(1) Prodromal phase. In this phase, 50 percent of the patients experience
an aura, that is a particular sensation described as an odd or unpleasant sensation
rising from the stomach toward the chest and throat; that is a kind of premonition before
the seizure occurs. The individual cries out (a respiratory muscle has a spasm) and
loses consciousness, falling to the ground. NOTE: Some patients experience the same
aura before each seizure. The aura may cause numbness or motor activity such as
turning the head and eyes or the spasm of a limb. The aura may be a peculiar sound or
baste or a memory from the past.
(2) Tonic phase. This phase is characterized by continuous body tension.
There is a sustained contraction of all muscles in the body; the body is rigid with fixed
jaws, hands clenched, and legs extended. The person's face may be red or cyanotic
due to a spasm of the respiratory muscle. His pupils are dilated, corneal and deep
tendon reflexes are absent, and the Babinski sign is positive.
(3) Clonic phase. The person's muscles alternately contract and then relax
rapidly. The phase follows the tonic phase in less than a minute. The individual's jerky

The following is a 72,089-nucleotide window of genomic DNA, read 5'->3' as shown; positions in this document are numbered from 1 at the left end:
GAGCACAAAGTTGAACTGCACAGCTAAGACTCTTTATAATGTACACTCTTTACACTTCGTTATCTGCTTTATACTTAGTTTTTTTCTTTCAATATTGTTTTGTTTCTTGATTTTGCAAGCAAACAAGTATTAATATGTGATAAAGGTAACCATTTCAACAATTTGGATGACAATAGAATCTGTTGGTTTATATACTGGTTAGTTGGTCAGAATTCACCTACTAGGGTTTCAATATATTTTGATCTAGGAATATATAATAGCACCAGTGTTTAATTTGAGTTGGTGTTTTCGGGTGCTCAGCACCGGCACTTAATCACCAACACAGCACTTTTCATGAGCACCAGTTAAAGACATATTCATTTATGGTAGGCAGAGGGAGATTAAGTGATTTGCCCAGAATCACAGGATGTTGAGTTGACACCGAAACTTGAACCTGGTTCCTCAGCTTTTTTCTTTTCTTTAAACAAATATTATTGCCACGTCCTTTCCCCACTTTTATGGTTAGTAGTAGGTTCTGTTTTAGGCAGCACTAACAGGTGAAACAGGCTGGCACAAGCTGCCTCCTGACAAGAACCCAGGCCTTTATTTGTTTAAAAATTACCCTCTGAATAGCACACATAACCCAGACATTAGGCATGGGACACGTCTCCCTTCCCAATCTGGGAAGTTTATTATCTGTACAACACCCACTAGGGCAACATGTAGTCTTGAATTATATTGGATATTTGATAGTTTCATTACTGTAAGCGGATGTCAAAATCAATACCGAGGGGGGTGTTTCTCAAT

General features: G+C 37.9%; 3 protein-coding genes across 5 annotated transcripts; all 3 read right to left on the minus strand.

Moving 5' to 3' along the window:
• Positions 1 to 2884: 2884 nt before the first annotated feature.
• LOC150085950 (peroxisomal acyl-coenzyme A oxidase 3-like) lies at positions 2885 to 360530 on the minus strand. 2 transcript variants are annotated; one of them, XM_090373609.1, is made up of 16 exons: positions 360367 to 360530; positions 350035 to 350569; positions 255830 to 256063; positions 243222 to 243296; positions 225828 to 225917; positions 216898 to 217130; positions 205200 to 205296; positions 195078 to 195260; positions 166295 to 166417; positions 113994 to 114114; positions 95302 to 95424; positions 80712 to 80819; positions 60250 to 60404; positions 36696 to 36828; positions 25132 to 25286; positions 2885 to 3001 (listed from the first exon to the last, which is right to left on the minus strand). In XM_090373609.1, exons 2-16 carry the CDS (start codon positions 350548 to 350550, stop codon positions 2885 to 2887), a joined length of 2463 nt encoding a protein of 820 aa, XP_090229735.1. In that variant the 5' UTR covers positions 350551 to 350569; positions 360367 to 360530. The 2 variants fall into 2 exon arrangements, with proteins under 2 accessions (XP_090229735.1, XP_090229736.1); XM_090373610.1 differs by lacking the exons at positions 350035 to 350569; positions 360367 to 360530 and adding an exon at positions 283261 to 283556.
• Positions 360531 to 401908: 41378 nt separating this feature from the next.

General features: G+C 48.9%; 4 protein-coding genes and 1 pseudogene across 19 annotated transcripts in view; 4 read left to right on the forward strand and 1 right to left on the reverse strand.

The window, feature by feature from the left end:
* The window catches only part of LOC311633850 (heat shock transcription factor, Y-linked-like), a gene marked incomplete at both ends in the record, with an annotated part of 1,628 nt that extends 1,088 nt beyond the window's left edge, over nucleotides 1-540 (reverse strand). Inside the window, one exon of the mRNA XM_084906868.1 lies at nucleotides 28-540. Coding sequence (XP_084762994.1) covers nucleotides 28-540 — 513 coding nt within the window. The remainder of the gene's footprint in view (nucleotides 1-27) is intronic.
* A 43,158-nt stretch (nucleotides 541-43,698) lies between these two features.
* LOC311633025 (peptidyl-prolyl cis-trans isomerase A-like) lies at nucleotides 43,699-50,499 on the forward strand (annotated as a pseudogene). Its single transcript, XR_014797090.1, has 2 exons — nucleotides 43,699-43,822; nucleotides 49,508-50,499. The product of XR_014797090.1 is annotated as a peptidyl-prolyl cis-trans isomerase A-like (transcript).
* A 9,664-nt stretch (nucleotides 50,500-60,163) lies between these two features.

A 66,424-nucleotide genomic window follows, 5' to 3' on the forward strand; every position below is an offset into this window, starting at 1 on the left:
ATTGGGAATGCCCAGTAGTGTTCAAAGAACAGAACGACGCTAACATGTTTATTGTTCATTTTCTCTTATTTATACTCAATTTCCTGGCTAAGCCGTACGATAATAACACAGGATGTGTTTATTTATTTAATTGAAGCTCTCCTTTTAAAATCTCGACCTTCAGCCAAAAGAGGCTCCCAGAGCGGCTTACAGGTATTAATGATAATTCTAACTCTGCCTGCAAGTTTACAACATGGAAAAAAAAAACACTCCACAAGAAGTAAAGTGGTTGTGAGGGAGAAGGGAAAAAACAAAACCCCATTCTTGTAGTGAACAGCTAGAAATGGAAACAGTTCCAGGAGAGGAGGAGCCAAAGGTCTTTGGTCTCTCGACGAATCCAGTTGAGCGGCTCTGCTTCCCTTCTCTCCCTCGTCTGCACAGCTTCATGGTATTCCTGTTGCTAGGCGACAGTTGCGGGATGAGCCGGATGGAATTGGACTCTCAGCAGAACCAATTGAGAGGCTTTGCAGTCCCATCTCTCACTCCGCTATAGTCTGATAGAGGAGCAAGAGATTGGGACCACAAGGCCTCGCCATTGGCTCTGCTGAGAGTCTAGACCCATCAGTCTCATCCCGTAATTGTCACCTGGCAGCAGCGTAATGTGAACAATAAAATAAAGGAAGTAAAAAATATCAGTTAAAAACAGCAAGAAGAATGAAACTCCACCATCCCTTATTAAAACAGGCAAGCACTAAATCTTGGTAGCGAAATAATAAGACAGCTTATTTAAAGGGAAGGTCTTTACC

movements are caused by the alternating contractions and relaxation of his muscles
(myoclonic jerking of arms and legs and/or the body trunk). Frothing at the mouth, loss
of bladder and bowel control, tongue biting, bruises, and contusions commonly occur
during this phase.
(4) Postictal phase. The clonic convulsive phase gradually subsides. The
fourth phase characterized by a deep sleep with gradual recovery. When the person
awakens, he may be confused, tired, have muscle soreness, and a headache.
Encourage him to rest because activity could bring about another attack.
d. Status Epilepticus. Status epilepticus is a medical emergency and is a
series of seizures that occur in rapid succession with no intervening periods of
consciousness. A grand mal status epilepticus may persist for hours or days resulting
in a coma. The coma may be fatal due to hyperthermia (very high body temperature)
and exhaustion. If any seizure lasts over ten minutes, the seizure is considered status
epilepticus and, therefore, a medical emergency. The cause of status epilepticus is
often the result of improper drug therapy for epilepsy. This condition can also occur
e. Psychomotor Seizures. These are seizures that do not adhere to the
classic criteria of the grand mal, focal, or petit mal seizures. Characteristics of
psychomotor seizures include the following:
The individual loses contact with his environment for one to two minutes.
(2) He does not fall, but he may stagger around performing automatic
purposeless movements. Also, he may utter unintelligible sounds, turn his head or
eyes, smack his lips, rub his hair, or rub his face.